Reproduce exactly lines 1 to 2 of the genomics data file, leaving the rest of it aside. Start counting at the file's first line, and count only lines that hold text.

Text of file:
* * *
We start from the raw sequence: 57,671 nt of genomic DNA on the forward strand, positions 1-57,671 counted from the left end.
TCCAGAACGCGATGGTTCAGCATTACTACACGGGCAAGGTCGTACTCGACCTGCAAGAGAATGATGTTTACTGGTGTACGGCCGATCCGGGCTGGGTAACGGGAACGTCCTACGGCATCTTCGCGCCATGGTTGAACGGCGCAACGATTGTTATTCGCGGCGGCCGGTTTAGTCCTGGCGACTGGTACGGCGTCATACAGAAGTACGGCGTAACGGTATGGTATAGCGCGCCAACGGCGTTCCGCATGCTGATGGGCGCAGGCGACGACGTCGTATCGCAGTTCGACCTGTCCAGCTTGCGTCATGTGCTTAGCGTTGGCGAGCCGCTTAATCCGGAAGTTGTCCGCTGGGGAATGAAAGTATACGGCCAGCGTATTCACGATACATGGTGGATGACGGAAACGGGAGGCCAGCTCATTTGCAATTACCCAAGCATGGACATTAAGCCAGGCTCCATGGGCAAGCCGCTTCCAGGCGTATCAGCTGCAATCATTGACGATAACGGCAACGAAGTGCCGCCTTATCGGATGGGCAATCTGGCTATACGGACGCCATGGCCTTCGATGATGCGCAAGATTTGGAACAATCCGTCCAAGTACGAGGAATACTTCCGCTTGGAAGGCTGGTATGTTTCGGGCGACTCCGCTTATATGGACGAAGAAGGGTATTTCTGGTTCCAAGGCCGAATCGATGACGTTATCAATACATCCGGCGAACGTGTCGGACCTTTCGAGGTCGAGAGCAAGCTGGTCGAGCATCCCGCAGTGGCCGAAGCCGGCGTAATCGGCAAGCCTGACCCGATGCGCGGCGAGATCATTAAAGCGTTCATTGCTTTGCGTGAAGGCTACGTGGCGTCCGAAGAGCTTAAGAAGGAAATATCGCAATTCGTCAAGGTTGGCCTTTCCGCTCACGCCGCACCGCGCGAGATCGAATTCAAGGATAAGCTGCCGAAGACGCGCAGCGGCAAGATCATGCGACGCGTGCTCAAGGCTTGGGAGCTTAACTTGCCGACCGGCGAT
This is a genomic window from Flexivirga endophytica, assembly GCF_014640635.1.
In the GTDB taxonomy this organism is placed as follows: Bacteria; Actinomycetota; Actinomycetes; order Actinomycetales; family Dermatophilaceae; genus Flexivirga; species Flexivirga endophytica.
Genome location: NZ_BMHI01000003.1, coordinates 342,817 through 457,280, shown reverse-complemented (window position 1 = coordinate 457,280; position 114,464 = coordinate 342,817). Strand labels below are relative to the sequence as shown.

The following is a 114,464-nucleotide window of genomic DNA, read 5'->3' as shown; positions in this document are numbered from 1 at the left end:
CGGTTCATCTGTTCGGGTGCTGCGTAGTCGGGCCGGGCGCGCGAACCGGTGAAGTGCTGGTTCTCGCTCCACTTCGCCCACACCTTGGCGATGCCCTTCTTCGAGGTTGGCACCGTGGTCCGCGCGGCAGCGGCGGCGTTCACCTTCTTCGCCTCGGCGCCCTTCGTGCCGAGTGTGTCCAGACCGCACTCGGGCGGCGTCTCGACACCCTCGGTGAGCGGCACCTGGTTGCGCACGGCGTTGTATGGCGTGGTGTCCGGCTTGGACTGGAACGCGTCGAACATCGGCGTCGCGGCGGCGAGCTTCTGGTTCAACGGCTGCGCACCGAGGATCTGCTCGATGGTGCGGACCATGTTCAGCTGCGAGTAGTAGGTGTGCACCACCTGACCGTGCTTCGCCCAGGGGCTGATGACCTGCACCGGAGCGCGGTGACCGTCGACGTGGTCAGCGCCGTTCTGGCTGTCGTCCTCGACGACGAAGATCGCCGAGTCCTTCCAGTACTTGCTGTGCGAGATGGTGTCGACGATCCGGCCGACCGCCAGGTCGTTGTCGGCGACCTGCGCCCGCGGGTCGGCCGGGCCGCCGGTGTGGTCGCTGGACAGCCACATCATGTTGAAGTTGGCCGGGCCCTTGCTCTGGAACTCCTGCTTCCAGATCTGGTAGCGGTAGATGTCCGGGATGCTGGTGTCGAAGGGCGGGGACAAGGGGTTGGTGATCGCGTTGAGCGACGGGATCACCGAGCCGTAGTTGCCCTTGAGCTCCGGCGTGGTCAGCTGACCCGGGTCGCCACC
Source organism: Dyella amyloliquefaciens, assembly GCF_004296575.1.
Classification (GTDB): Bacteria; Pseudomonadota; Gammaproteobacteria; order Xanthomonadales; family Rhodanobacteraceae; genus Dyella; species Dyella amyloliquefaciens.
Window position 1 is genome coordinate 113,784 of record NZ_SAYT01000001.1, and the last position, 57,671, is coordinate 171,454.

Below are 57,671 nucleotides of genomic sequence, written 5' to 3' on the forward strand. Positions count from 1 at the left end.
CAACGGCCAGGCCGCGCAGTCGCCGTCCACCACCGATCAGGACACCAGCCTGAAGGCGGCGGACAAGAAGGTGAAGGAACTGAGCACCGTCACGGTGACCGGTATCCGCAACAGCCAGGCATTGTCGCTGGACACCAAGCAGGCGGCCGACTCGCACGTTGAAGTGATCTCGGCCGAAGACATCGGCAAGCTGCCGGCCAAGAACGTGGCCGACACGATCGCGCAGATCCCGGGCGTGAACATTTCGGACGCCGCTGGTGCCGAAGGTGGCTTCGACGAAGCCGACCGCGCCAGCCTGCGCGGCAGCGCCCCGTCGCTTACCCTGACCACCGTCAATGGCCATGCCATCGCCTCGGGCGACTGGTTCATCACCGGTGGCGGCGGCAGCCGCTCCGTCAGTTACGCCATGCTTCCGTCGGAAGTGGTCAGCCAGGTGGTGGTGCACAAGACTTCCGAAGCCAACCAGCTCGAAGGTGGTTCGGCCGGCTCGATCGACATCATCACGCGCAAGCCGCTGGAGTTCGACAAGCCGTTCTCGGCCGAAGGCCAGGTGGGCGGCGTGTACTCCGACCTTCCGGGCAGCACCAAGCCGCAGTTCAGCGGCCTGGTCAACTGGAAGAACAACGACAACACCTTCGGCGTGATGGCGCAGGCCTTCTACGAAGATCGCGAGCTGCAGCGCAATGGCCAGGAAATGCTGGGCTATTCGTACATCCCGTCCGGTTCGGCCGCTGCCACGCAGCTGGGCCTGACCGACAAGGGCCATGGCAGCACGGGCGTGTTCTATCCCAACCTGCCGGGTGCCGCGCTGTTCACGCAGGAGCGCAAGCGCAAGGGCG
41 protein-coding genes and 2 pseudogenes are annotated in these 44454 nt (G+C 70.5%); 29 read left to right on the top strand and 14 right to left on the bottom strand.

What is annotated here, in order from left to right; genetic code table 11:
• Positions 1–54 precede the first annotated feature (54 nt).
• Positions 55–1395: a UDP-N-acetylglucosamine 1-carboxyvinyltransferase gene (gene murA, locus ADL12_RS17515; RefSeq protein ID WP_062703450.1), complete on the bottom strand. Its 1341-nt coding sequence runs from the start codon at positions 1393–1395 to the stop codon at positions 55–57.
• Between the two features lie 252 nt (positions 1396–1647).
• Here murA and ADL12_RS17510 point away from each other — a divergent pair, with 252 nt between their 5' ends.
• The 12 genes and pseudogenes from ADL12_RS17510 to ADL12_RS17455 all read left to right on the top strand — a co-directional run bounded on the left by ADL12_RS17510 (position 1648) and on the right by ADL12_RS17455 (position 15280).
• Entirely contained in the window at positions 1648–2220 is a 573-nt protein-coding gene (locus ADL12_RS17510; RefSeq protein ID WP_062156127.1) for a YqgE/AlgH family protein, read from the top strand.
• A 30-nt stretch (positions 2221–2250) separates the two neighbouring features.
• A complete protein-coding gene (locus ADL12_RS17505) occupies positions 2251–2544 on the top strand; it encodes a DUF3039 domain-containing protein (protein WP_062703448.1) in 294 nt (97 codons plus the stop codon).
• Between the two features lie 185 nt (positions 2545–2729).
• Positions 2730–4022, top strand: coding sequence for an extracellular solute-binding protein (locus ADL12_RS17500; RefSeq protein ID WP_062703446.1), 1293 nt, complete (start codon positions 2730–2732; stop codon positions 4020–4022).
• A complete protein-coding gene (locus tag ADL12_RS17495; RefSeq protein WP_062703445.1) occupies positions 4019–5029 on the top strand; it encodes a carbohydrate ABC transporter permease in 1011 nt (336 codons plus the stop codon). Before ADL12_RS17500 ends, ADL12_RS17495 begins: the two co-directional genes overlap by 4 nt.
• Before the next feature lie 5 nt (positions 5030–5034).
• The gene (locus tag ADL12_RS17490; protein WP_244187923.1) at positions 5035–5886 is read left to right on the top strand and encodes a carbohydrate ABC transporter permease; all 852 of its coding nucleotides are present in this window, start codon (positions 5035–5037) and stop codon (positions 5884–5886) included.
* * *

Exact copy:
We start from the raw sequence: 57,671 nt of genomic DNA on the forward strand, positions 1-57,671 counted from the left end.
TCCAGAACGCGATGGTTCAGCATTACTACACGGGCAAGGTCGTACTCGACCTGCAAGAGAATGATGTTTACTGGTGTACGGCCGATCCGGGCTGGGTAACGGGAACGTCCTACGGCATCTTCGCGCCATGGTTGAACGGCGCAACGATTGTTATTCGCGGCGGCCGGTTTAGTCCTGGCGACTGGTACGGCGTCATACAGAAGTACGGCGTAACGGTATGGTATAGCGCGCCAACGGCGTTCCGCATGCTGATGGGCGCAGGCGACGACGTCGTATCGCAGTTCGACCTGTCCAGCTTGCGTCATGTGCTTAGCGTTGGCGAGCCGCTTAATCCGGAAGTTGTCCGCTGGGGAATGAAAGTATACGGCCAGCGTATTCACGATACATGGTGGATGACGGAAACGGGAGGCCAGCTCATTTGCAATTACCCAAGCATGGACATTAAGCCAGGCTCCATGGGCAAGCCGCTTCCAGGCGTATCAGCTGCAATCATTGACGATAACGGCAACGAAGTGCCGCCTTATCGGATGGGCAATCTGGCTATACGGACGCCATGGCCTTCGATGATGCGCAAGATTTGGAACAATCCGTCCAAGTACGAGGAATACTTCCGCTTGGAAGGCTGGTATGTTTCGGGCGACTCCGCTTATATGGACGAAGAAGGGTATTTCTGGTTCCAAGGCCGAATCGATGACGTTATCAATACATCCGGCGAACGTGTCGGACCTTTCGAGGTCGAGAGCAAGCTGGTCGAGCATCCCGCAGTGGCCGAAGCCGGCGTAATCGGCAAGCCTGACCCGATGCGCGGCGAGATCATTAAAGCGTTCATTGCTTTGCGTGAAGGCTACGTGGCGTCCGAAGAGCTTAAGAAGGAAATATCGCAATTCGTCAAGGTTGGCCTTTCCGCTCACGCCGCACCGCGCGAGATCGAATTCAAGGATAAGCTGCCGAAGACGCGCAGCGGCAAGATCATGCGACGCGTGCTCAAGGCTTGGGAGCTTAACTTGCCGACCGGCGAT